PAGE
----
A Tribute to Jeffery Camp: Campanology

8 Apr 2022 – 6 May 2022

Regular hours

11:00 – 18:00
11:00 – 18:00
11:00 – 18:00
11:00 – 18:00
11:00 – 18:00

Free admission

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Art Space Gallery

London, United Kingdom


Travel Information

  • Buses: 4, 19, 30, 38, 43, 56, 73, 205, 214, 274, 341, 394, 476
  • Underground: Angel or Old Street
  • Rail: Kings Cross, Thameslink, Essex Road
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Jeffery Camp, who died in 2020 at the age of 97, was a painter whose canvases, far from letting themselves be confined to a time capsule, ceaselessly seemed to spawn new directions, new interpretations and new experiences.


Over a long career he moved through a number of phases and with each successive development never failed to produce works of sublime individuality and invention and without ever losing sight of his central belief in what Helen Lessore, an early devotee, referred to as ‘The Great Tradition of European Art’.

To those who know and love Jeffery’s work it was one of his great strengths: a demonstration of bravery in reaching out for new and authentic ways to express his feelings for the world as he saw it; a world that he looked at with an unceasing optimism for the human condition. But it may also have been unnerving for many in the art establishment. It made him difficult to categorise: a maverick, an outsider. He didn’t fit. There were major exhibitions in public galleries and work is held in prestigious collections but he was too often absent from the survey exhibitions that launched and then buttressed the careers of others.

In 2007 at the age of 84 Jeffery’s ‘Rubicon’ exhibition filled Art Space Gallery with a series of large ambitious works that proved that he was still an artist of crucial importance. They drew comments from artists and curators alike: Frank Auerbach, John Craxton, William Feaver, Anthony Green, Timothy Hyman, Andrew Lambirth, John McEwen, John McLean, Richard Morphet, Norman Rosenthal all contributed to the catalogue and Barry Schwabsky described them as ‘Camp unbound: there is nothing else like this in painting today.’. They were unmistakably Camps but he had reinvented himself again and to this day the true significance of these paintings has never been properly appreciated.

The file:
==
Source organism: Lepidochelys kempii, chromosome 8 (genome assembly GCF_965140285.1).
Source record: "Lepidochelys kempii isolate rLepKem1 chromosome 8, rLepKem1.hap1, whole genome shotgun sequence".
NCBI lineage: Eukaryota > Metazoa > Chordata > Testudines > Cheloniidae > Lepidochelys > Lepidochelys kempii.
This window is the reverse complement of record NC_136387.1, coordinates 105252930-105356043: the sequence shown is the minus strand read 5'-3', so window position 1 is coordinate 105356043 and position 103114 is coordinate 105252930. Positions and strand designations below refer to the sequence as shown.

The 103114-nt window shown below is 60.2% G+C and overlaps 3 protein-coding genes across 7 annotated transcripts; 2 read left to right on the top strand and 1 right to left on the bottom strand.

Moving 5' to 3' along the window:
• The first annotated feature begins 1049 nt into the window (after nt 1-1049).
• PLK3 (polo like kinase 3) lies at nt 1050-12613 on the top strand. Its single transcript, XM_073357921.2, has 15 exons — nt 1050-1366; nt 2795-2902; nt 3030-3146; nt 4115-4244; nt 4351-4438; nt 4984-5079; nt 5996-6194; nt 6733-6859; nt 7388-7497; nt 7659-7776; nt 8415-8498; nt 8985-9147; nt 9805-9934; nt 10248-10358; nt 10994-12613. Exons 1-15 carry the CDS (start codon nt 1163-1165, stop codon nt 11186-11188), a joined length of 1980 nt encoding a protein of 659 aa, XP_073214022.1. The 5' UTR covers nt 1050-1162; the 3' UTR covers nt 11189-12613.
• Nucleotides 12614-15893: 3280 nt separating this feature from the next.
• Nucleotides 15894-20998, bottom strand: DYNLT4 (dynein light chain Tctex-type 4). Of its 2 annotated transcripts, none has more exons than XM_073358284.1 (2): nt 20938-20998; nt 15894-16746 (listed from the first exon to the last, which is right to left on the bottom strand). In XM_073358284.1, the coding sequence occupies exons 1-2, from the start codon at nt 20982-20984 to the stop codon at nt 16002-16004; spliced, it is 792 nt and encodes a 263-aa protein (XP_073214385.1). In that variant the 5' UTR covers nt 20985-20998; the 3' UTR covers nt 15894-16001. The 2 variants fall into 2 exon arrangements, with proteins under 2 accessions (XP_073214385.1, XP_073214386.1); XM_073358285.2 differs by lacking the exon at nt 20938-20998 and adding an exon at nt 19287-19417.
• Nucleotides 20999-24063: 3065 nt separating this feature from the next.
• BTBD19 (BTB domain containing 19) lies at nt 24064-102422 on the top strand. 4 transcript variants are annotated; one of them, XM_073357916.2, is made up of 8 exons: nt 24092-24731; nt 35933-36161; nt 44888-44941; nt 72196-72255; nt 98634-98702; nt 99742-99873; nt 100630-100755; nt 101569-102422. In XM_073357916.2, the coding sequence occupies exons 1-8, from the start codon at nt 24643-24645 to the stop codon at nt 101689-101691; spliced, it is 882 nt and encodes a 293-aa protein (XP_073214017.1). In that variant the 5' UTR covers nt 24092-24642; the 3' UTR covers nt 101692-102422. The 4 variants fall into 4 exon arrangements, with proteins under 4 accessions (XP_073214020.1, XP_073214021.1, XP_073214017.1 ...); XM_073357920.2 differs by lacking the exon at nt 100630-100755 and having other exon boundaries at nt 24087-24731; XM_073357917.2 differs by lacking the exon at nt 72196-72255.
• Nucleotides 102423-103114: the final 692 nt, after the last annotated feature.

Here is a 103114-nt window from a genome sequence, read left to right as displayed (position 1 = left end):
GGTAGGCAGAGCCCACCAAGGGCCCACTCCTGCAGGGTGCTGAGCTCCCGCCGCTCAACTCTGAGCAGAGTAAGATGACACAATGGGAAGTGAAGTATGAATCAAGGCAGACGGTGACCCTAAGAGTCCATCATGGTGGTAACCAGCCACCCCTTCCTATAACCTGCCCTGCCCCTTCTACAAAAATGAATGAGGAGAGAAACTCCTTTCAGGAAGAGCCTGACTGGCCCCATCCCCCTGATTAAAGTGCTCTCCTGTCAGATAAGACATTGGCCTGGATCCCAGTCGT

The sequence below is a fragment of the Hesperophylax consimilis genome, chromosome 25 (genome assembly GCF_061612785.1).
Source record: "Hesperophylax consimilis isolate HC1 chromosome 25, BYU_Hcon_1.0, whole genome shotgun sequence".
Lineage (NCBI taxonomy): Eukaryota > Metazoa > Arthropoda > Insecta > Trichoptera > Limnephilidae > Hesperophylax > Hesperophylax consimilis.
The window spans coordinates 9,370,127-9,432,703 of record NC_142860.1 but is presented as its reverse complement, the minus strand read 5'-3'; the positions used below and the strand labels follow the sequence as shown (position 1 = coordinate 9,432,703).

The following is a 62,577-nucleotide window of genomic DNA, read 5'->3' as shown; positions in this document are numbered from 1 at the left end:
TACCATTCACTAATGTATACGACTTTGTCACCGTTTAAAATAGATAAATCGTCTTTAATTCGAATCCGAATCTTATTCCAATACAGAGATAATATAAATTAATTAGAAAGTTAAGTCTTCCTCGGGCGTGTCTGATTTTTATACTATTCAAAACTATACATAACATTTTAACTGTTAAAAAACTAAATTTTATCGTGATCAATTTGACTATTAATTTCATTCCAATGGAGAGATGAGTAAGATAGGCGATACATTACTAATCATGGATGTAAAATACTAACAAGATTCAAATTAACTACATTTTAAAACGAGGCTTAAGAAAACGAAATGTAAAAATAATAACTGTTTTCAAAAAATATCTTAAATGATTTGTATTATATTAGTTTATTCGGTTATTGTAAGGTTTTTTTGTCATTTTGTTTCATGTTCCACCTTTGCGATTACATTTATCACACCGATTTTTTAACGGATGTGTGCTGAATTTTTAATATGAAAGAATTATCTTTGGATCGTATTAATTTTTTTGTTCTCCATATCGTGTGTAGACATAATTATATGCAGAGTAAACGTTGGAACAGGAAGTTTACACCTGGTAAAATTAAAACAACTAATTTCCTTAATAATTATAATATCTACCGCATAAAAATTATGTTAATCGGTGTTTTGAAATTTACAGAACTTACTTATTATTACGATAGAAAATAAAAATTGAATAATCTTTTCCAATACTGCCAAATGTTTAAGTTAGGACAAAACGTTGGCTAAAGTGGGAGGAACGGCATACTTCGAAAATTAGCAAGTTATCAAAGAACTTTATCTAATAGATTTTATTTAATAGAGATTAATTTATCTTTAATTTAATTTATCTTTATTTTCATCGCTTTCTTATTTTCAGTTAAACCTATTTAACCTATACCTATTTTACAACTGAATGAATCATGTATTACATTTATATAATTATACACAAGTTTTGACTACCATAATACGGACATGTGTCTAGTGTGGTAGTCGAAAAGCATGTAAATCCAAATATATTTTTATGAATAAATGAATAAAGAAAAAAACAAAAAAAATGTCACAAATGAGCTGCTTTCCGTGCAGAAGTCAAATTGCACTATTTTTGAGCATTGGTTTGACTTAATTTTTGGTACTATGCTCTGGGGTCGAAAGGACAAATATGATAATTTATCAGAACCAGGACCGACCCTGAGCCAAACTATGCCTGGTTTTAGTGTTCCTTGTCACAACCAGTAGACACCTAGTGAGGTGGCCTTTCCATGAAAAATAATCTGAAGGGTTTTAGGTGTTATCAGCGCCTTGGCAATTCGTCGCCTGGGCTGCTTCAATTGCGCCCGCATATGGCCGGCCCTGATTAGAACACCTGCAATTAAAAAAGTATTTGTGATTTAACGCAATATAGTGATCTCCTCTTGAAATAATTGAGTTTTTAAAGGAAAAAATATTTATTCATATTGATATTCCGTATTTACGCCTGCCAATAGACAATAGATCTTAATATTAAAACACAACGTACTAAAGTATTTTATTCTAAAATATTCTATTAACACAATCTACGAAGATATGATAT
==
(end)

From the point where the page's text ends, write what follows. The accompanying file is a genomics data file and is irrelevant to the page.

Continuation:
Jeffery worked where he lived in a terraced house in Stockwell, London, that had grown around him. He emanated a relaxed assuredness in himself and his art that seemed to make him immune to the temptations of the art world. He was beyond shallow ambition and indifferent to the demands and desires of the world around him. He painted what he had to paint and throughout his life new visual experiments seemed suddenly to come into being that broke away from the norms and conventions; new image and material coming alive and proliferating but grounded in all that had gone before. 

This exhibition pays tribute to his supreme originality with a selection that connects the work of the young man in his twenties painting the lowlands of Suffolk in the 50s to the artist in his nineties painting the semi-abstract urban landscapes of London. It invites a new generation of young artists who see Jeffery as a beacon of light to experience his oeuvre for the first time. His existing audience I know will feel at home but I hope they too will discover new elements and recognise the underlying continuity of spirit, vision and language that places him firmly in the pantheon of post-war British artists. 

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Jeffery Camp


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